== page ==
The voluntary quality control system widely used in the nation's $1 trillion domestic food industry is rife with conflicts of interest, inexperienced auditors and cursory inspections that produce inflated ratings, according to food retail executives and other industry experts.

Recent outbreaks of salmonella illness tied to contaminated eggs and peanuts have focused new attention on weaknesses in the decades-old system, which relies on private-sector auditors hired by foodmakers.

With food-borne illness and recalls rising, the use of private inspectors has grown rapidly in the past decade as companies try to protect themselves from lawsuits and tainted products that can damage their brand names. But experts agree that the inspections often do not translate into safer products for consumers.

"It's a business strategy, not a public-health strategy," said David Acheson, former assistant commissioner for food protection at the Food and Drug Administration under President George W. Bush.

The system has developed primarily because large chain stores and food producers, such as Kellogg's, want assurances about the products they place on their shelves and the ingredients they use in making food. To get that, they often require that their suppliers undergo regular inspections by independent auditors. This all takes place outside any government involvement and without any signals - stamps of approval, for instance - to consumers.

In fact, most foodmakers, even those with problems, sail through their inspections, said Mansour Samadpour, who owns a food-testing firm that does not perform audits. "I have not seen a single company that has had an outbreak or recall that didn't have a series of audits with really high scores," he said.

That was the case with Wright County Egg and the Peanut Corp. of America, both linked to recent salmonella-related recalls. Months before the outbreaks, the same inspection firm gave both companies "superior" food-safety ratings, the highest possible for that type of audit.

Industry experts say that under the best circumstances the audits can be useful. But a key failure is that auditors are typically paid by the companies they are inspecting, creating a conflict of interest for inspectors who might fear they will lose business if they don't give high ratings.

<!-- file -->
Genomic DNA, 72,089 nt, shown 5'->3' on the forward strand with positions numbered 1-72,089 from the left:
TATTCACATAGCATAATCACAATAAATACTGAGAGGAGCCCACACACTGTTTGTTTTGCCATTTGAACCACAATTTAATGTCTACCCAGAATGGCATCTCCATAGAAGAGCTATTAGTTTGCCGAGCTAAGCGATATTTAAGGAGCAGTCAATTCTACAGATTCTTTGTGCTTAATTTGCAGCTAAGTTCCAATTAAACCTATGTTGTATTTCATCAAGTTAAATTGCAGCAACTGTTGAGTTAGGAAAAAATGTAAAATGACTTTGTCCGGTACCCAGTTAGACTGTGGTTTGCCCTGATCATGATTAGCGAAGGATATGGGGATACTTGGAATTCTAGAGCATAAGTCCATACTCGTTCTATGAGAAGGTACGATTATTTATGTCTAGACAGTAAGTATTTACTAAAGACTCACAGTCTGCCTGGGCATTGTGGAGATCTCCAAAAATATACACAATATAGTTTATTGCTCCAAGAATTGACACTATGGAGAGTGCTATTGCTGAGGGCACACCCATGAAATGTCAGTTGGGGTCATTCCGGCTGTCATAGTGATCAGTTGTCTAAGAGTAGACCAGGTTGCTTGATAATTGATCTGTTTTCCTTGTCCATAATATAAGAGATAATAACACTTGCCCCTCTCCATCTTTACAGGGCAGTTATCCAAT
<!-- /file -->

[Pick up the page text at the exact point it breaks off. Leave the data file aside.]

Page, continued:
And for the food suppliers, "if the incentive is to pass with flying colors, it creates a disincentive to air your dirty laundry and get dinged and lose a customer over it," said Will Daniels, who oversees food safety for Earthbound Farm, which was at the center of a food-poisoning outbreak from tainted spinach four years ago.

The system is also marred by other flaws, industry experts say.

Food companies often choose the cheapest auditors to minimize the added expense of inspections, which range from about $1,000 to more than $25,000.

The foodmakers can prepare for audits because they often know when inspectors will show up.

And auditors have a range of experience and qualifications, from recent college graduates to retired food industry veterans. They sometimes walk through a plant, ticking off a checklist to produce a score, Samadpour said. Basic inspections do not typically include microbial sampling for bacteria.

"It's purely designed as a kind of hoop you have to jump through to sell to so-and-so," he said. "Any good audits are purely incidental."

Federal officials say they are aware that the audits are a "mixed bag," said Michael R. Taylor, the FDA's deputy commissioner for foods. The FDA has the authority but not the resources to routinely inspect the estimated 150,000 food-processing plants in the United States or the 250,000 facilities abroad that supply U.S. consumers.

Still, the agency has proposed expanding the role of private auditors by accrediting them to inspect imported food products. On the domestic side, under pending legislation, the FDA could get additional resources and power and shift more responsibility onto food producers.

Top ratings before recalls

At a congressional hearing last month into the outbreak of salmonella illness that has sickened at least 1,800 people, staff investigators revealed that Wright County Egg, one of two Iowa farms at the center of the August egg recall, had received a "superior" rating from AIB International two months earlier. AIB also gave a "superior" rating two years ago to Peanut Corp. of America, which federal investigators have accused of knowingly selling peanut products contaminated with salmonella bacteria that sickened hundreds and killed at least nine.